What should an artist be planning BEFORE making the steps into online distribution?
For years you're like so many other musicians. Chasing "THE DEAL". Boring. Musicians should chase ideas, not contracts, right? So after a few "could've been a contender" moments you rock back into making music for the right reasons. But then that the little thing called the internet sticks itself into the equation and suddenly those few songs posted online start illiciting curious listeners, then genuine fans, then media interest. Suddenly the idea of "THE DEAL" starts rearing one of its seven ugly heads again. Full circle? Please God say it ain't so.
Is the internet the saviour? Can the independent musician with a modicum of organizational ability and intelligence REALLY pay the bills through on line distribution in the same way a successful record through other channels would? Or is the ultimate cost of entry in promoting an album going to force out the small guy? Is distribution in what ever form it may take always going to held by the boys with calculators and not the boys with guitars? No one's looking for the yellow brick road here guys, we're well stocked up on snake oil and all of our pensions are firmly rooted in Miami time shares. Give it to us straight. Because I have read reams about this and possibly like 000's of musicans reading this forum, I still haven't a clue.
Peter Wells, SVP Operations, Customer Advocate - Tunecore
You want it straight? Here it is.
Define your own success, then pursue it. Period.
I'm not even sure what "success" is from your post, JL. Do you want to be BIG BIG BIG like Poison or Conway Twitty or Caruso? Do you want to be in small, indie-only record stores? Do you want to be The Spice Girls or The Monkees? Do you want only to have a few truly devoted fans know you and love you? Do you want to just make enough to quit your day job, or three mansions on two continents?
I'm not being flip. Any one of these sounds like heaven to some and hell to others. If "success" is to follow the career path of a supergroup like Genesis or something that requires stadiums, your disk on every shelf in every supermarket, in a big display dump right by the cash registers of WalMart and Borders, well, no, the Internet is not going to hand it to you, any more than television could have. You want that, you have to play with the majors, only they have the power, money and connections. And to do that requires avoiding the independent route, because independents almost by definition keep their own control, and NO ONE is going to promote you on their own dime unless they get control of your masters and much, much more.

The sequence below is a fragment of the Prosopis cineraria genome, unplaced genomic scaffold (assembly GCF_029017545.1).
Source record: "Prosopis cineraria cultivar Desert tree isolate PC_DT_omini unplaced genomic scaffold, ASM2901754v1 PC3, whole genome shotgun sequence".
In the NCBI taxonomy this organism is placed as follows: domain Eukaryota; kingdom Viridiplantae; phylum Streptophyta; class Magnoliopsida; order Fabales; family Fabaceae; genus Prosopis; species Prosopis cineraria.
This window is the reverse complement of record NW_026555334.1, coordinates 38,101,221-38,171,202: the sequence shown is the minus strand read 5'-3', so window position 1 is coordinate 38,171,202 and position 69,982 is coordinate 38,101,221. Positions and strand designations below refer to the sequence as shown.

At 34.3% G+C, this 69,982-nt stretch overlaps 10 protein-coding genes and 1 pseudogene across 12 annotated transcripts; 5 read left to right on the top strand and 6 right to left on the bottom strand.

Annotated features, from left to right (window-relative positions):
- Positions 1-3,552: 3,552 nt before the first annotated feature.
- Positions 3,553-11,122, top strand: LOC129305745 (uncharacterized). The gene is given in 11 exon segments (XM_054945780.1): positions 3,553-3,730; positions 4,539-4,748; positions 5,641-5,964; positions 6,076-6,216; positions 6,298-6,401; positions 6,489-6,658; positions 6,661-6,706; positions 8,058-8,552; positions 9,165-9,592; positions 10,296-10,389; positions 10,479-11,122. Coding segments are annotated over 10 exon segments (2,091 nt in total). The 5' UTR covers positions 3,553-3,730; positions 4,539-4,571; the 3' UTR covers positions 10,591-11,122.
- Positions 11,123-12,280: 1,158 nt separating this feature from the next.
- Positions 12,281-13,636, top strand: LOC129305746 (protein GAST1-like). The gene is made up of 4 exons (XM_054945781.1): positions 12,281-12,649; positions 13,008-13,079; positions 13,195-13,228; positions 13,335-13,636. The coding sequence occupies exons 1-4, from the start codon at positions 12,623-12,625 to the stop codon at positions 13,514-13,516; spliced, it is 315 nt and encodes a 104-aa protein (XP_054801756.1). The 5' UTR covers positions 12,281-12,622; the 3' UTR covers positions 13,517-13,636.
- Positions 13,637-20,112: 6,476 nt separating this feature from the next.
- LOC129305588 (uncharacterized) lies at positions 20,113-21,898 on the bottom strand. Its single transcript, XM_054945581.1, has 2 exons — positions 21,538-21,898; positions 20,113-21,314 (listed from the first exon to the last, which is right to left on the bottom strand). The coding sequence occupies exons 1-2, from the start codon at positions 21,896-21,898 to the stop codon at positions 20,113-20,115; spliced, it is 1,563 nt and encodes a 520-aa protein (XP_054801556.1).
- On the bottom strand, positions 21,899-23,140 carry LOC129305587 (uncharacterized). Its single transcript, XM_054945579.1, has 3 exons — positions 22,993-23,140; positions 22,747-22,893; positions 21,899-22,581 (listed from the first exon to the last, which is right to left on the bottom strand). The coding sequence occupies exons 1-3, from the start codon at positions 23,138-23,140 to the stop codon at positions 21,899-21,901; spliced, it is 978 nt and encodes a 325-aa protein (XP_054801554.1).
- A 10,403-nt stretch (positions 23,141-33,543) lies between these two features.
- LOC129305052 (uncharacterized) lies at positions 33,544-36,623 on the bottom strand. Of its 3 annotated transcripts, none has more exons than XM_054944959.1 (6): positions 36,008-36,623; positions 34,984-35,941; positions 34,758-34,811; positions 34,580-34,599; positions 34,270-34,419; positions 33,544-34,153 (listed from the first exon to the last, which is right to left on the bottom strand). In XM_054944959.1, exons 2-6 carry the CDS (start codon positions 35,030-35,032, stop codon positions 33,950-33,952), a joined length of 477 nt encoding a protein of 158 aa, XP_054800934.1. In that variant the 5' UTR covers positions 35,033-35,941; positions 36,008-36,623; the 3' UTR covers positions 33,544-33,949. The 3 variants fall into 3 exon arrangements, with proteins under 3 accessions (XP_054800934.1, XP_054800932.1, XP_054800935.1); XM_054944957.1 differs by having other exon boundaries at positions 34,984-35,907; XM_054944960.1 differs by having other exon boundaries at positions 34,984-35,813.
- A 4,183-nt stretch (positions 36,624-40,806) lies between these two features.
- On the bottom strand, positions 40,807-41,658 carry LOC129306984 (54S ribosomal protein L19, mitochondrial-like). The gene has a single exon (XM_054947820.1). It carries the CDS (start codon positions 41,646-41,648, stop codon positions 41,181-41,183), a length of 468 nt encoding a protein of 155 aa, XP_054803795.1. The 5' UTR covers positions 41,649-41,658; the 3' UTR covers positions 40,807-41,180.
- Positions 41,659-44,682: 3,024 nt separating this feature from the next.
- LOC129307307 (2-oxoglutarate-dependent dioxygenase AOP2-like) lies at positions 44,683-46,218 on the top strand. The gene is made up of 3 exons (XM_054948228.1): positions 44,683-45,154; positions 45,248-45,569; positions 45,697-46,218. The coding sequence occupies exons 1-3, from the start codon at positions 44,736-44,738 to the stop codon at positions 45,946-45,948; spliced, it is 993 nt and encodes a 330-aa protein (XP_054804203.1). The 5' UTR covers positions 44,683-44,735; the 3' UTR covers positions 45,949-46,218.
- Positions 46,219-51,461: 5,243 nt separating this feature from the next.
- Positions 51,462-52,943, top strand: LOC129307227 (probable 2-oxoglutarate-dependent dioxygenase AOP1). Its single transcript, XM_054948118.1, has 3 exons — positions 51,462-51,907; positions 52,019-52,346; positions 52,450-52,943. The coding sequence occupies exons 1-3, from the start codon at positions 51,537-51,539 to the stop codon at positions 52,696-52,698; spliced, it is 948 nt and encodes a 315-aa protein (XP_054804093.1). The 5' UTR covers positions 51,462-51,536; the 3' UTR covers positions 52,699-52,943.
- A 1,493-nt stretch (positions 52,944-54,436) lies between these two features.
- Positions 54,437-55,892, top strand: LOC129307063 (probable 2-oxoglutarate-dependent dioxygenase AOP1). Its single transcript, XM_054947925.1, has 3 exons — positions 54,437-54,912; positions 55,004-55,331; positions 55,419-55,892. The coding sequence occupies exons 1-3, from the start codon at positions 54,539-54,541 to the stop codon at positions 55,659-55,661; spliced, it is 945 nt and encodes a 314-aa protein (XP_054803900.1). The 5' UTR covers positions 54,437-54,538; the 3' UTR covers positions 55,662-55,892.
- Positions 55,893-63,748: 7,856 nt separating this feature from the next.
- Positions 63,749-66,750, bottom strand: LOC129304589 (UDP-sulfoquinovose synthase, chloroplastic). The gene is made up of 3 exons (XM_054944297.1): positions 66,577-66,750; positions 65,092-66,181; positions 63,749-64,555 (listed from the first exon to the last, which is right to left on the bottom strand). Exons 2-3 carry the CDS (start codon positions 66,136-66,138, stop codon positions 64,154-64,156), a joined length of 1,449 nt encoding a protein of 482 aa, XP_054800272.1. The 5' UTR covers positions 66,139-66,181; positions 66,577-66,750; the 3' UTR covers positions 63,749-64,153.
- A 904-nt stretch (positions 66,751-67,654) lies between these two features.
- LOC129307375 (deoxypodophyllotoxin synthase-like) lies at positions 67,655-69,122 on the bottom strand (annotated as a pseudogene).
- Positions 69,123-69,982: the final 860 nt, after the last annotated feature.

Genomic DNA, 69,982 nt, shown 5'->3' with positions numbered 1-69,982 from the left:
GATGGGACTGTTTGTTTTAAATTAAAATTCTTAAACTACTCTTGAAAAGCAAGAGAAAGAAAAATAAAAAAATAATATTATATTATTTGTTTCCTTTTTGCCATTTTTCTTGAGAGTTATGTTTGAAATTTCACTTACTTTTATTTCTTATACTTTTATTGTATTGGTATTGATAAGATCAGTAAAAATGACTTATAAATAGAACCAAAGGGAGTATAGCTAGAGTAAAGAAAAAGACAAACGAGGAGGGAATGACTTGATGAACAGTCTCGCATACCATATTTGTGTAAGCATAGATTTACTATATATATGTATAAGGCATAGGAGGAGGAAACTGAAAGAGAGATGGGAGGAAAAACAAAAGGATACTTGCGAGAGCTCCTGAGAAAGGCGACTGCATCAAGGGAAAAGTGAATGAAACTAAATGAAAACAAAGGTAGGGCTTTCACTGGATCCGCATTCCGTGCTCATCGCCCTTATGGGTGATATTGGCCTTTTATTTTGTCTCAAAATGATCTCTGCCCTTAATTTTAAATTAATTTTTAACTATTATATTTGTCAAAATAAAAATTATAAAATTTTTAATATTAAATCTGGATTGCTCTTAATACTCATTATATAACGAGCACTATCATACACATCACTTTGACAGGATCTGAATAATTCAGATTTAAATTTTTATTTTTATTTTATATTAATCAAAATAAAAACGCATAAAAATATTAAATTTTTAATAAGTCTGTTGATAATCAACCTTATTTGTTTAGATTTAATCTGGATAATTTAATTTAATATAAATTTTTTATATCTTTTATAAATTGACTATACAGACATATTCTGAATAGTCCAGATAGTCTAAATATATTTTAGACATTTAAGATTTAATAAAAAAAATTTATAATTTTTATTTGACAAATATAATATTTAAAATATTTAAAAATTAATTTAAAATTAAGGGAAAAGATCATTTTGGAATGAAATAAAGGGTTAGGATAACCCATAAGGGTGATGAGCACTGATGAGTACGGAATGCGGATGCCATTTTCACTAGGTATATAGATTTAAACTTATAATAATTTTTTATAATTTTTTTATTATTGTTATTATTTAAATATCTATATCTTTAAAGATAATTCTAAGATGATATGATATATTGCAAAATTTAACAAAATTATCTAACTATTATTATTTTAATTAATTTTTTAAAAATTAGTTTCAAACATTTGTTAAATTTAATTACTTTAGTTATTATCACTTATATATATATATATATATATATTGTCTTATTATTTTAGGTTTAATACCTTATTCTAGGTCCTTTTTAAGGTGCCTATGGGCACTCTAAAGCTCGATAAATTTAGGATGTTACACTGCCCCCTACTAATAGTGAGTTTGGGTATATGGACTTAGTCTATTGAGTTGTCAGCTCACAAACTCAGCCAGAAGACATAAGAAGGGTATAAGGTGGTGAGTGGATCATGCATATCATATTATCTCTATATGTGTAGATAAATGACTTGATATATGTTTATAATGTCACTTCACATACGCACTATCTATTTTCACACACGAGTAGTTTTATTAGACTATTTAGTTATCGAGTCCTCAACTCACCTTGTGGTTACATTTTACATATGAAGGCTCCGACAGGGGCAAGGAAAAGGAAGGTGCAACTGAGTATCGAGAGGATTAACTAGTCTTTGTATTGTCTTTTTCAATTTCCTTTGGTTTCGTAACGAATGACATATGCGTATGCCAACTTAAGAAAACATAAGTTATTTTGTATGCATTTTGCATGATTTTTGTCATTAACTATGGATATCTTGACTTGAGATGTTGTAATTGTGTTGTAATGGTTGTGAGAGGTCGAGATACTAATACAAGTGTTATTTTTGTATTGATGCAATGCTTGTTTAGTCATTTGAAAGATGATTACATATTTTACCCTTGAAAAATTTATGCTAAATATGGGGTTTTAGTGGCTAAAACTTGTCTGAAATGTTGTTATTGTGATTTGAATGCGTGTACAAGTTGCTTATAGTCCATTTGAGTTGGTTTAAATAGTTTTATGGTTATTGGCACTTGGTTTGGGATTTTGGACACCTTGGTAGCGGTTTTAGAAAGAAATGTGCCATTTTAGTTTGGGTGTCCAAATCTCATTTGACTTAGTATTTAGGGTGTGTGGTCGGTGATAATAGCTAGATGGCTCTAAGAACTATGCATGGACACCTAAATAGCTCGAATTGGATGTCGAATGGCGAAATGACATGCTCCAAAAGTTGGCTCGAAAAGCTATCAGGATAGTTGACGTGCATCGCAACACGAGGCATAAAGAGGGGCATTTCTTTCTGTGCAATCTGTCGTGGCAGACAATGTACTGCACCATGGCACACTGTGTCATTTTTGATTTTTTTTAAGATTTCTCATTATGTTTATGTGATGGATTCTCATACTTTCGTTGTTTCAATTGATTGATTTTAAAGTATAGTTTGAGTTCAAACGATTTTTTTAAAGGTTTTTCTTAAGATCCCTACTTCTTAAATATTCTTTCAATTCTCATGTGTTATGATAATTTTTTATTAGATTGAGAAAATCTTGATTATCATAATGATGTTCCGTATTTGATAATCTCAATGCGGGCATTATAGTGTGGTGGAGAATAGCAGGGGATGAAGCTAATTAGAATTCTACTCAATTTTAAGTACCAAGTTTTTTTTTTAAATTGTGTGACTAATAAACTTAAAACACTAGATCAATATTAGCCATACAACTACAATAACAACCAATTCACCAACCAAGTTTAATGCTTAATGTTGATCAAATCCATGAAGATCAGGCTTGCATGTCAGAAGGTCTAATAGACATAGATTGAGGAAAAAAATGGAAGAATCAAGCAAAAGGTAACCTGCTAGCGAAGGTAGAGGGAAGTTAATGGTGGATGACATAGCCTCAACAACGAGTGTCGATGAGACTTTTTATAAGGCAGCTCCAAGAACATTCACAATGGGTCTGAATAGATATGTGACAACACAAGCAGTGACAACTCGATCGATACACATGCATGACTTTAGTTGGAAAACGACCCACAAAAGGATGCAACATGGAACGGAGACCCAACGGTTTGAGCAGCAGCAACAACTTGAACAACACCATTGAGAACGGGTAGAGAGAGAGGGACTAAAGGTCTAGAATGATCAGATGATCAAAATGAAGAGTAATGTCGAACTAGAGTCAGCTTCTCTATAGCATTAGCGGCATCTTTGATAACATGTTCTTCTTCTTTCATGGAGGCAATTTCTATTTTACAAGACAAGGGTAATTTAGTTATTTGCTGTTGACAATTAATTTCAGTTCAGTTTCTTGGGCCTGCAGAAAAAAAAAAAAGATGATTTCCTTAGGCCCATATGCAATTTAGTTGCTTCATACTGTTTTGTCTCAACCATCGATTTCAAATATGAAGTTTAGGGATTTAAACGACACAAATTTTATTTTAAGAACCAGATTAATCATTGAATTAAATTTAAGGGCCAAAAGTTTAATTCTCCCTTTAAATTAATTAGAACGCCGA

Here's what the Internet has produced: companies who, for a percentage or a fee, give you PARTS of what you need to be successful, however YOU want to define success. Use them, or not. But that's it: a market, with services and goods to buy, trade, sell, leverage and work at, no more, no less. I think it's a damn fine improvement over the days when megacorps owned all the means of production and distribution if you wanted to get past your small town's record store: the Internet has given these services RANGE and OPPORTUNITY like never before, but that's it: no "savior," nothing magic. It still takes talent, luck, tons of hard work, risk and finding the right partners and managers.
Decide what you want, select your tools, determine your risk tolerance, limit the amont of influence luck can have, then go for it and don't let up!
Thanks for the responses guys. I can honestly say that this is my favourite guest forum on Gearslutz so far. The fact that Jules has you all here makes me, as an independent musician, instantly give kudos to you all. And that is part of what's behind my post. You guys may know you're the good guys offering genuine services that are equitable for both sides, but as musician it's tough to see the trees for the forest. I am bombarded by offers of various on line music promo/distribution/booking/placement every week. So many of which are plain dodgy.
Even taking an evening out to read the various T&C's and offers of the big players to find which one suits best can leave your head spinning. No one expects it on a silver platter, but simply getting informed can feel like pulling your own teeth.